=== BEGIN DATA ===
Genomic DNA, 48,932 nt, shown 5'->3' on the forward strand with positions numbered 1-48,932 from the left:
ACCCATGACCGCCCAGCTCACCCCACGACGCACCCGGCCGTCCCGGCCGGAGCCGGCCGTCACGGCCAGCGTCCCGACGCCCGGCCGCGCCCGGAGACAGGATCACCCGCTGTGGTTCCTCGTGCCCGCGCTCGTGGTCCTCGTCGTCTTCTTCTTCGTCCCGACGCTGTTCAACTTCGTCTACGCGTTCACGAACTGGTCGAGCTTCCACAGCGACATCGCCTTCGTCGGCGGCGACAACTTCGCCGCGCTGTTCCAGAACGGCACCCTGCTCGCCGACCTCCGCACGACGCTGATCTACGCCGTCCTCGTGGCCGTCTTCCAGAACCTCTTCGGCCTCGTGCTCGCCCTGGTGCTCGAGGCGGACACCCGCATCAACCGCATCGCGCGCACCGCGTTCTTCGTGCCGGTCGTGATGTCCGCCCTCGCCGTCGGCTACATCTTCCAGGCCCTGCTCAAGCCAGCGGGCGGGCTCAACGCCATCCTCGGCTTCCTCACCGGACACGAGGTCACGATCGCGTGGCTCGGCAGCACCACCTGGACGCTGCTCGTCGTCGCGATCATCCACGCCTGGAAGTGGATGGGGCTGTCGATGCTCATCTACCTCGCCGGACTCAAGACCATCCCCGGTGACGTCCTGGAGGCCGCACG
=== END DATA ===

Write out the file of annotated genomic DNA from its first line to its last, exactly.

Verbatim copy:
Genomic DNA, 48,932 nt, shown 5'->3' on the forward strand with positions numbered 1-48,932 from the left:
ACCCATGACCGCCCAGCTCACCCCACGACGCACCCGGCCGTCCCGGCCGGAGCCGGCCGTCACGGCCAGCGTCCCGACGCCCGGCCGCGCCCGGAGACAGGATCACCCGCTGTGGTTCCTCGTGCCCGCGCTCGTGGTCCTCGTCGTCTTCTTCTTCGTCCCGACGCTGTTCAACTTCGTCTACGCGTTCACGAACTGGTCGAGCTTCCACAGCGACATCGCCTTCGTCGGCGGCGACAACTTCGCCGCGCTGTTCCAGAACGGCACCCTGCTCGCCGACCTCCGCACGACGCTGATCTACGCCGTCCTCGTGGCCGTCTTCCAGAACCTCTTCGGCCTCGTGCTCGCCCTGGTGCTCGAGGCGGACACCCGCATCAACCGCATCGCGCGCACCGCGTTCTTCGTGCCGGTCGTGATGTCCGCCCTCGCCGTCGGCTACATCTTCCAGGCCCTGCTCAAGCCAGCGGGCGGGCTCAACGCCATCCTCGGCTTCCTCACCGGACACGAGGTCACGATCGCGTGGCTCGGCAGCACCACCTGGACGCTGCTCGTCGTCGCGATCATCCACGCCTGGAAGTGGATGGGGCTGTCGATGCTCATCTACCTCGCCGGACTCAAGACCATCCCCGGTGACGTCCTGGAGGCCGCACG